The life market has weathered the downturn, with life reinsurance in demand for its stablilising effect, which will increase under Solvency II. Yet prices remain high and the field is left to a battle of the giants

The summer has marked the return of corporate mergers and acquisitions. The most talked about moves included mining giant BHP Billiton offering $39bn for the extravagantly named Potash Corporation of Saskatchewan, and the Korea National Oil Corporation going hostile for Dana Petroleum.

Grabbing fewer headlines, but no less significant, has been the news that Dutch group Aegon has hired advisers at Bank of America Merrill Lynch to sell US-based Transamerica Reinsurance. Munich Re, Swiss Re, SCOR and Hannover Re have all been tipped to buy the life reinsurance group.

Executives at those giants must be licking their lips at the prospect of buying a truly global life reinsurer – and one of the top three in the USA – even though it could cost them a cool $1.2bn. Life reinsurance has been remarkably resilient through the downturn and the business can even be said to have been dragged down by poorer performing, more risky general divisions, such as property and casualty.

Managing director at Fitch’s insurance rating group, Chris Waterman, says: “Life does reduce the overall volatility of a reinsurance group. Non-life profitability is under pressure, so having a life unit does enhance the credit profile.”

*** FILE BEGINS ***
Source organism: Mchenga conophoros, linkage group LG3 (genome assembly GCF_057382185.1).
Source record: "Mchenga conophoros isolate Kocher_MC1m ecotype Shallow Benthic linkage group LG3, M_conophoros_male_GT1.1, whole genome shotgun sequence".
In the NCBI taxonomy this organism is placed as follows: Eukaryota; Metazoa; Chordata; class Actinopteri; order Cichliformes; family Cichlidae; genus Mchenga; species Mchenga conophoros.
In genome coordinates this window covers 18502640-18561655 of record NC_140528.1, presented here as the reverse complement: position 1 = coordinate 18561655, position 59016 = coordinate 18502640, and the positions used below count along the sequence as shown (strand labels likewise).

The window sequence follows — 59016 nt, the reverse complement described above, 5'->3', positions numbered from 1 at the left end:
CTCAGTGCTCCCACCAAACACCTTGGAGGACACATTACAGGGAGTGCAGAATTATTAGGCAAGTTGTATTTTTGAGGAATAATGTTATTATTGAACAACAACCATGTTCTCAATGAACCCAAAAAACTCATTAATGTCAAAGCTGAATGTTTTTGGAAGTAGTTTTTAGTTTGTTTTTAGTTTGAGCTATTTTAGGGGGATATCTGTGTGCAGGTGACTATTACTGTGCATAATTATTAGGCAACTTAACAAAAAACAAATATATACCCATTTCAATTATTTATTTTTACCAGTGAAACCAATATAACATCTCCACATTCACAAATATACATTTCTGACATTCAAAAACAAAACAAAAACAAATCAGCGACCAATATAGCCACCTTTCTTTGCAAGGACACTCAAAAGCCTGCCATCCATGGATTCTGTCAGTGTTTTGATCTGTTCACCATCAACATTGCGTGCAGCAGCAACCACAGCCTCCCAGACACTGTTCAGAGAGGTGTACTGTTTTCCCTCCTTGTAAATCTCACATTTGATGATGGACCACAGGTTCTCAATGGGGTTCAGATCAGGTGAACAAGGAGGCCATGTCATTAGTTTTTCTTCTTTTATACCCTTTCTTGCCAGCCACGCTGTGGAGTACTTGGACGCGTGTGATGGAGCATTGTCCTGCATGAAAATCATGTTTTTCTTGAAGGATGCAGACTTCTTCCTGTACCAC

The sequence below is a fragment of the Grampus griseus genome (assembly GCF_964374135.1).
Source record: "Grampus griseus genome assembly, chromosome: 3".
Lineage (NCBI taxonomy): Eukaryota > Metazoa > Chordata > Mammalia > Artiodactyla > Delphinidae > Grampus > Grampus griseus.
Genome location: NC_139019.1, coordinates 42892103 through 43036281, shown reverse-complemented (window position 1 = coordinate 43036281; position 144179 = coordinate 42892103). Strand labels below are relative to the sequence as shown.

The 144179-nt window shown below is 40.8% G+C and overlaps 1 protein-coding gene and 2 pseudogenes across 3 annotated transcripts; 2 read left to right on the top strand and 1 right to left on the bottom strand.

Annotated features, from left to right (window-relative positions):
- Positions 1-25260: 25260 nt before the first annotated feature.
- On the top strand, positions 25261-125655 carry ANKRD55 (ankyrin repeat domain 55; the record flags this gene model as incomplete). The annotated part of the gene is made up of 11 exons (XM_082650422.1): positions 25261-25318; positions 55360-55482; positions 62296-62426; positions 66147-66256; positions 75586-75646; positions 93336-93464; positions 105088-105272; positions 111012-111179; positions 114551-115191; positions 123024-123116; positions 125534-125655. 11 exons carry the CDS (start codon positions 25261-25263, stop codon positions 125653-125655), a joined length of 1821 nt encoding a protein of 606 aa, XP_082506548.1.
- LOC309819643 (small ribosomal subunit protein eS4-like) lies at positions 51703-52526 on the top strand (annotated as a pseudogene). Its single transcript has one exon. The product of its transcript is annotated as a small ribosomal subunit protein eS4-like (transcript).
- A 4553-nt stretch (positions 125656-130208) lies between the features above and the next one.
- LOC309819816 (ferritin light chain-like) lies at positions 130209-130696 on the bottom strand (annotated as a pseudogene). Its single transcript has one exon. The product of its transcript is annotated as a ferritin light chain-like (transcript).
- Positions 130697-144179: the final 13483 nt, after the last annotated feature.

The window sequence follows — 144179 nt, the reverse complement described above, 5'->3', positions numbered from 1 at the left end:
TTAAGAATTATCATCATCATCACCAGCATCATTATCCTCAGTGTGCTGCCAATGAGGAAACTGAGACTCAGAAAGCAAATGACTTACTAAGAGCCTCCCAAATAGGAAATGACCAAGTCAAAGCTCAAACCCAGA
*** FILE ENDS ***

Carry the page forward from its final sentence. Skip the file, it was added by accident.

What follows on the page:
Hunger for life

Life reinsurance accounts for 42% of business in Europe, with the remainder in general. Some of the biggest reinsurers are looking to adjust that balance and are eyeing up opportunities in the life market, which has shown its mettle since the credit crunch struck in 2007.

A rapidly ageing population and developing middle class in emerging markets, particularly China, accounts for the relative strength of life reinsurance, says Waterman. As primary insurers note this potential, they will protect themselves by passing on a slice of that risk to their secondary cousins.